Trade unions satisfied with
the new government programme
Helsinki (20.06.2011 - Juhani Artto) The basic
line of the new government programme is acceptable to the trade unions. This indisputable conclusion
may be drawn from early comments made by the Presidents of the three union
confederations (Akava, SAK, STTK) and also from the reactions of Presidents
of several large national trade unions, such as JHL and PRO.
The 89-page programme consists not only of general outlines with respect to
future policy but numerous concrete solutions. The government is determined
to put an end to growing inequality and bring about at least a modest
improvement in the standard of living of poor people. The spike in the
budget deficit will be slowed down significantly and unemployment will
decrease, assuming that the fairly brisk economic growth continues. Trade
union leaders regard trends of this nature as necessary and fair.
Union leaders praise the strong emphasis on cooperation with labour market
organizations concerning, for example, coordination of economic and
employment policies and labour legislation reforms. Employer representatives
are less enthusiastic in their comments on the eagerness to lean on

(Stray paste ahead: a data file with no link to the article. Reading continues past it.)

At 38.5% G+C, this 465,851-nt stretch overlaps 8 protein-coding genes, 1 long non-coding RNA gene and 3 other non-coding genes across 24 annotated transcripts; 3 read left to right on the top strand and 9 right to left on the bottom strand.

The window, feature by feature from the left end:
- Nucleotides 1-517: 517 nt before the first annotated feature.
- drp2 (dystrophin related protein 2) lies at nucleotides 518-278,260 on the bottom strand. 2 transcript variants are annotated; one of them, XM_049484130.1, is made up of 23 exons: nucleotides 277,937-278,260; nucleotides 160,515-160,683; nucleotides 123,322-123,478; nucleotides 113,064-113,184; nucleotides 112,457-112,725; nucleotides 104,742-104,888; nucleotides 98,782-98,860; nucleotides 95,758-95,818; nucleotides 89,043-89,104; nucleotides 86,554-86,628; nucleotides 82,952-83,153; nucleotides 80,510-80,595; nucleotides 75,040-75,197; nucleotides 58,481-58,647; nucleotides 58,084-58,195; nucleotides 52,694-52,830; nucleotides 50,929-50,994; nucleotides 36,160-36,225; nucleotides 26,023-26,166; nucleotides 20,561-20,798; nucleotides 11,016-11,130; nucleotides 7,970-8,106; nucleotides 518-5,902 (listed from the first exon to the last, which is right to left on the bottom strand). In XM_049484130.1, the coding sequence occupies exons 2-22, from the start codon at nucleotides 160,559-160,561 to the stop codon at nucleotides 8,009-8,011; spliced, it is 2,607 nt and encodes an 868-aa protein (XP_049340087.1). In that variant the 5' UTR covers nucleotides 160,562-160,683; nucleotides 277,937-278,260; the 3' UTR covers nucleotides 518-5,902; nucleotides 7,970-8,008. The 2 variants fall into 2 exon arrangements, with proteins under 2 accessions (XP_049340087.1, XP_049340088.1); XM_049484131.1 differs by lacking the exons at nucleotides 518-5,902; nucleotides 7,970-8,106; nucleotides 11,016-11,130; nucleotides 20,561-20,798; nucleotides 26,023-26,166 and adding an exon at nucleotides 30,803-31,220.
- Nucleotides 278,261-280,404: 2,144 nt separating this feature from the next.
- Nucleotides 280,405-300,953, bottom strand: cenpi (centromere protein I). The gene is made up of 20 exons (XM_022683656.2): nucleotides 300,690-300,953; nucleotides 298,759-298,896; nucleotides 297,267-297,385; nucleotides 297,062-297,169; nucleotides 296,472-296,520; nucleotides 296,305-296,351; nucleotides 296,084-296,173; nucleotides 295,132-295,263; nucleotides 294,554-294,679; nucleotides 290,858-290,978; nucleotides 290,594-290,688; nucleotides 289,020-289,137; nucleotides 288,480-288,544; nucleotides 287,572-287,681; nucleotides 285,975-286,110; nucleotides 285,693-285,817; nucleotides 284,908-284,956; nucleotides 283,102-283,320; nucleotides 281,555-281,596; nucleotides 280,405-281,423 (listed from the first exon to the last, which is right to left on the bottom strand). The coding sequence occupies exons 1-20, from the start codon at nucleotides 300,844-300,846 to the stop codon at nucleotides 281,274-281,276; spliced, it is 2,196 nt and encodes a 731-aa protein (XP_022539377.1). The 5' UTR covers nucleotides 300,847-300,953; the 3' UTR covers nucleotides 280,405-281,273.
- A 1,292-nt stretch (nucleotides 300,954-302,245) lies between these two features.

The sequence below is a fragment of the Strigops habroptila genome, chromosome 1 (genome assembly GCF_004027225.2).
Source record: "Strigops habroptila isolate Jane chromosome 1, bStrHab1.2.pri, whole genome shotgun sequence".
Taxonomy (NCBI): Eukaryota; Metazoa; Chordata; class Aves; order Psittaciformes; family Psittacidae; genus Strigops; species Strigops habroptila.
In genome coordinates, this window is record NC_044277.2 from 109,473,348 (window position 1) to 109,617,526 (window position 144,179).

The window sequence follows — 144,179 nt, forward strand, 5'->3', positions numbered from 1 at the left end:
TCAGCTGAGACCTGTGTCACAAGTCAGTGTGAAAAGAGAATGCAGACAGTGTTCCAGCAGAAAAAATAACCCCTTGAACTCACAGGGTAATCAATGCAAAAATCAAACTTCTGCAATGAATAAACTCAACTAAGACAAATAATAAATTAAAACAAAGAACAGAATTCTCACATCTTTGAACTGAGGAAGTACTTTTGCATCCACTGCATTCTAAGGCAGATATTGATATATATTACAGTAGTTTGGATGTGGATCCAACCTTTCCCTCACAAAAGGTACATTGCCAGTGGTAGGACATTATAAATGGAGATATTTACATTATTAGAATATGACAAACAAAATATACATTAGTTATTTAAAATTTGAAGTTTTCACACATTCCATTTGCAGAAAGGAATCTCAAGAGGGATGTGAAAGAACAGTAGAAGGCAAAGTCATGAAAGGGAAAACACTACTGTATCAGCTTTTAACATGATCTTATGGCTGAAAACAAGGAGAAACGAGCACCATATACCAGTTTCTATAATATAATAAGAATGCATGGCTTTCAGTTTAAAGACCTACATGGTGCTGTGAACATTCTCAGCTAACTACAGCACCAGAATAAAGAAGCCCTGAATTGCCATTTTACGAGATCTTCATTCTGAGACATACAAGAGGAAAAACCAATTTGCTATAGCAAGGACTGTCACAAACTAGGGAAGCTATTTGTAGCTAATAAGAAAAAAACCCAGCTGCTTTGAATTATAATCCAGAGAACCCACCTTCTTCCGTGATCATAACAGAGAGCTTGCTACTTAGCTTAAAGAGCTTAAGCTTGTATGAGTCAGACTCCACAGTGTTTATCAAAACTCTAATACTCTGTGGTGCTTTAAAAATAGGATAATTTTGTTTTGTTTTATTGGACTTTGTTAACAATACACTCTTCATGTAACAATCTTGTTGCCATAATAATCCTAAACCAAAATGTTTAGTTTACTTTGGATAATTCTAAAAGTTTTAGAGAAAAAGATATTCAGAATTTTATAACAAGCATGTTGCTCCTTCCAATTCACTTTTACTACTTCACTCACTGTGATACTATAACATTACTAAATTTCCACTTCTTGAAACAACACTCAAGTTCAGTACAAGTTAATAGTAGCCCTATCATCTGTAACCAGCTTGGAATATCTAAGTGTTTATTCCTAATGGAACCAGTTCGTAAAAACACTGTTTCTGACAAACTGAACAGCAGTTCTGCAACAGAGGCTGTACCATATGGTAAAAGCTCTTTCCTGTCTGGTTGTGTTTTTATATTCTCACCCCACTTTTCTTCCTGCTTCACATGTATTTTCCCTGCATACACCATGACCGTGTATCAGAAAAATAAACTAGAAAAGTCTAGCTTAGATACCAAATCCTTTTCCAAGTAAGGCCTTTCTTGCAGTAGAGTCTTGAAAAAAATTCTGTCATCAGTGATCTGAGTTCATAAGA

Trade union leaders are satisfied on the commitments to step up the fight
against the grey or black economy. The programme promises legislation that
will make it mandatory for construction workers to have with them at all
times an identity card with a photograph and tax number.
The programme of Prime Minister Jyrki Katainen's six-party government was
announced on Friday. The new government will most probably be appointed on
Thursday. The coalition will be made up of the National Coalition Party (6
ministers), the Social Democratic Party (6), the Left Alliance (2), the
Green Party (2), the Swedish People's Party (2) and the Christian Democrats
The programme outlines the government’s policy for the next four years - if
the coalition is able to hold together for the entire election period and
thus follow the pattern that has persisted for the last three decades.
Negotiations leading up to the formation of the incoming government and its
programme needed more time than in the recent past. It reflects the
difficulties of forming a coalition that includes parties from both the
right and the left. Each party has had to make a large number of
During the negotiations the True Finns, who won a huge victory in the April
17 Parliamentary elections (39 seats out of 200), were not prepared to
compromise on its strong anti-EU position, making it impossible for their
party to be included in any of the majority government options.
The opposition will now be made up of the True Finns and the Centre Party
(which was the largest party from 2003 to 2011). In Parliament, these two
opposition parties together hold 75 seats out of a total of 200.